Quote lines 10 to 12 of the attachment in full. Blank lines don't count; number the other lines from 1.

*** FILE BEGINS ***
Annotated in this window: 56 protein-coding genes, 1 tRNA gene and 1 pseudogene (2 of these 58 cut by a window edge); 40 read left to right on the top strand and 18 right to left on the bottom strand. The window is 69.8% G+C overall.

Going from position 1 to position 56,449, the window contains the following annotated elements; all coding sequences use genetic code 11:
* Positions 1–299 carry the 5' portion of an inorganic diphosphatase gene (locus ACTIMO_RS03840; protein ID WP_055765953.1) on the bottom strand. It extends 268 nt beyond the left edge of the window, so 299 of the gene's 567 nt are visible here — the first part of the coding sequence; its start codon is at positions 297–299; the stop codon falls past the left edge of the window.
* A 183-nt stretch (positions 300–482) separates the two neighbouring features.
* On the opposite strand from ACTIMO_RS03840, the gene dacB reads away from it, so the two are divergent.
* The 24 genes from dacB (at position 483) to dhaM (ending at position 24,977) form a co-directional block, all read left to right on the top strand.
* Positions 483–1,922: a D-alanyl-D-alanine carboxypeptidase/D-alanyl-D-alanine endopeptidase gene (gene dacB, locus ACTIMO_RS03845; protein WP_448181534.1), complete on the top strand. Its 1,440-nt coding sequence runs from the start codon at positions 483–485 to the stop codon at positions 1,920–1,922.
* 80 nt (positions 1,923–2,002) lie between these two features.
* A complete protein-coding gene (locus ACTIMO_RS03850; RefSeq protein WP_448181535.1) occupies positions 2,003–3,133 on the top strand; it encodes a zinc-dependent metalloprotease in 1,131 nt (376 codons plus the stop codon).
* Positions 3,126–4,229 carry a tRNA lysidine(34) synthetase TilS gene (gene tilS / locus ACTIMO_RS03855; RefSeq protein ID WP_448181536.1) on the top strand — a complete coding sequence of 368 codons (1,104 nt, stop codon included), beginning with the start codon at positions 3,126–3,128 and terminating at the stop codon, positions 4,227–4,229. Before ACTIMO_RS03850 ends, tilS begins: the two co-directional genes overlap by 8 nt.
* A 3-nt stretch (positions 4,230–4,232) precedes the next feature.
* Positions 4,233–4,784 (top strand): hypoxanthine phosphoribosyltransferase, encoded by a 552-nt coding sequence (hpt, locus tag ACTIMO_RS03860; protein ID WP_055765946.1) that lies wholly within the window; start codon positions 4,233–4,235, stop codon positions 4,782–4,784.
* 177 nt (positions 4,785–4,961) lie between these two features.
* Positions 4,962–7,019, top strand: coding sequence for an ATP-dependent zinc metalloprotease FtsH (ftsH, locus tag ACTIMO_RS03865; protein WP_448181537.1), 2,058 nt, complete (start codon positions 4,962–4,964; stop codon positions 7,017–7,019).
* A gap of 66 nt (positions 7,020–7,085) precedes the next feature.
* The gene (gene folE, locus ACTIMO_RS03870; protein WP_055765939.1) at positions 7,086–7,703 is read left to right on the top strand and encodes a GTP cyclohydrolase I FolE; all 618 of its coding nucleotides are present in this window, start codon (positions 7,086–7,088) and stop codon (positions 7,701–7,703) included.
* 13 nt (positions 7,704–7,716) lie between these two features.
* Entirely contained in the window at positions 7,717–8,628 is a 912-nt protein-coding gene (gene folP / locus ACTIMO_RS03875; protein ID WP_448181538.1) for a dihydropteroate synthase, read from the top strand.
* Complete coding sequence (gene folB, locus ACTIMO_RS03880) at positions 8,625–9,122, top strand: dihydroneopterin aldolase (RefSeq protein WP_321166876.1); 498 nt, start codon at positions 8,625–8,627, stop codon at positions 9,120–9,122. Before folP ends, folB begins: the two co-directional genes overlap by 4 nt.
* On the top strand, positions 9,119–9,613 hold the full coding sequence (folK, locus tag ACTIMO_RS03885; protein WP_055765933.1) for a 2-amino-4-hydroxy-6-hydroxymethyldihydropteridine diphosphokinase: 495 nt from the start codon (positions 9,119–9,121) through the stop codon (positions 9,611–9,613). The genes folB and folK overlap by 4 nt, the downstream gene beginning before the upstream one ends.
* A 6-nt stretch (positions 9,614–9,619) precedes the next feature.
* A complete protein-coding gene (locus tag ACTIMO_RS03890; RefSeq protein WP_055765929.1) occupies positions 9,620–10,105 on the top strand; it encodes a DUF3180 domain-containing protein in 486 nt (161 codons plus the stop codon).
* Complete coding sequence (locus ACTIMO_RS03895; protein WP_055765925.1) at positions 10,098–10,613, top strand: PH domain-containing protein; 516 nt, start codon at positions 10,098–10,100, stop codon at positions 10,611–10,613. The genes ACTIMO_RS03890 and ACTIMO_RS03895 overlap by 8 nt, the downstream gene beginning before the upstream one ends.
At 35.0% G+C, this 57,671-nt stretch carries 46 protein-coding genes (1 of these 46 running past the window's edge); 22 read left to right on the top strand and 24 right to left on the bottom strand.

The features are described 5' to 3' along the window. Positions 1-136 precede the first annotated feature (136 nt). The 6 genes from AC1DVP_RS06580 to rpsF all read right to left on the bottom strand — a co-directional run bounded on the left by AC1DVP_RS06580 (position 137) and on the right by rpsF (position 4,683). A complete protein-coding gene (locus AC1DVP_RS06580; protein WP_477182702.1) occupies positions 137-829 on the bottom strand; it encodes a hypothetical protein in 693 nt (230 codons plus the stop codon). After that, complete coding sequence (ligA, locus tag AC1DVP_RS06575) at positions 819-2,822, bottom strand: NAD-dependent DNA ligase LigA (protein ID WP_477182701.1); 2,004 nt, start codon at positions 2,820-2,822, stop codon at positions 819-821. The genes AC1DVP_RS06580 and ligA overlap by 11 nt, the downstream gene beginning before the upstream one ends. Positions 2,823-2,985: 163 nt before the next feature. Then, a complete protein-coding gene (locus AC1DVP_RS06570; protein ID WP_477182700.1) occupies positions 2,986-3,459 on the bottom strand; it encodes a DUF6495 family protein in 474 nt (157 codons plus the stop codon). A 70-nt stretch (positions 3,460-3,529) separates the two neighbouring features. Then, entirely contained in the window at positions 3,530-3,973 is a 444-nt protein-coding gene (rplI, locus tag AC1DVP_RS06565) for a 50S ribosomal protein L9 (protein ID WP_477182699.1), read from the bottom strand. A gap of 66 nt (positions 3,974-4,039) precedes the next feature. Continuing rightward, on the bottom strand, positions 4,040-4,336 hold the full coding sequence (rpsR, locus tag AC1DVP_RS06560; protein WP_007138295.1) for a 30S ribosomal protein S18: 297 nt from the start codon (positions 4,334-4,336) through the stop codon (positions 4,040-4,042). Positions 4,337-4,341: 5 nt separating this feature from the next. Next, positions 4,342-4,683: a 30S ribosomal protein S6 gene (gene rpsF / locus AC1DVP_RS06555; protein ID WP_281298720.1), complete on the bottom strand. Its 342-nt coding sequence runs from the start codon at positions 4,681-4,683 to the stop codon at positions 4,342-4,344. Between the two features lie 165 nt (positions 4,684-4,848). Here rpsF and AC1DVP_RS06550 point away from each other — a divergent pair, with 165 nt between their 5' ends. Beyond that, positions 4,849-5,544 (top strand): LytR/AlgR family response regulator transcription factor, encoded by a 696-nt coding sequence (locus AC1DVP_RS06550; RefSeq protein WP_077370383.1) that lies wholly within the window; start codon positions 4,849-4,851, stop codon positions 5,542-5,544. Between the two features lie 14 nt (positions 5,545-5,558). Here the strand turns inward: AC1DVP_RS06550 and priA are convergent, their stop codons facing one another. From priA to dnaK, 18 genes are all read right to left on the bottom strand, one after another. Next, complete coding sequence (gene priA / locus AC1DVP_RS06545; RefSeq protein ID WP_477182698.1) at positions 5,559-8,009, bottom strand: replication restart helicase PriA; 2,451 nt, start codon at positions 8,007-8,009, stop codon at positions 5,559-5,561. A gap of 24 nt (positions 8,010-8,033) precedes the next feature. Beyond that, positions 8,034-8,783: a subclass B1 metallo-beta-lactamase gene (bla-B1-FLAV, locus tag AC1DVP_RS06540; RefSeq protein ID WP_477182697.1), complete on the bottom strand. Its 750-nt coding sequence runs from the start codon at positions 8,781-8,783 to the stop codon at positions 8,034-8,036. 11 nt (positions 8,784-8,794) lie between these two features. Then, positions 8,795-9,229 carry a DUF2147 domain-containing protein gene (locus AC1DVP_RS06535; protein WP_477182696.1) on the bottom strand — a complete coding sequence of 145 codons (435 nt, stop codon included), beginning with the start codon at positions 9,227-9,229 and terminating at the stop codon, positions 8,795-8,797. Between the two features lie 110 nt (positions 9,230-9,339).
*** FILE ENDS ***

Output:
* Positions 3,126–4,229 carry a tRNA lysidine(34) synthetase TilS gene (gene tilS / locus ACTIMO_RS03855; RefSeq protein ID WP_448181536.1) on the top strand — a complete coding sequence of 368 codons (1,104 nt, stop codon included), beginning with the start codon at positions 3,126–3,128 and terminating at the stop codon, positions 4,227–4,229. Before ACTIMO_RS03850 ends, tilS begins: the two co-directional genes overlap by 8 nt.
* A 3-nt stretch (positions 4,230–4,232) precedes the next feature.
* Positions 4,233–4,784 (top strand): hypoxanthine phosphoribosyltransferase, encoded by a 552-nt coding sequence (hpt, locus tag ACTIMO_RS03860; protein ID WP_055765946.1) that lies wholly within the window; start codon positions 4,233–4,235, stop codon positions 4,782–4,784.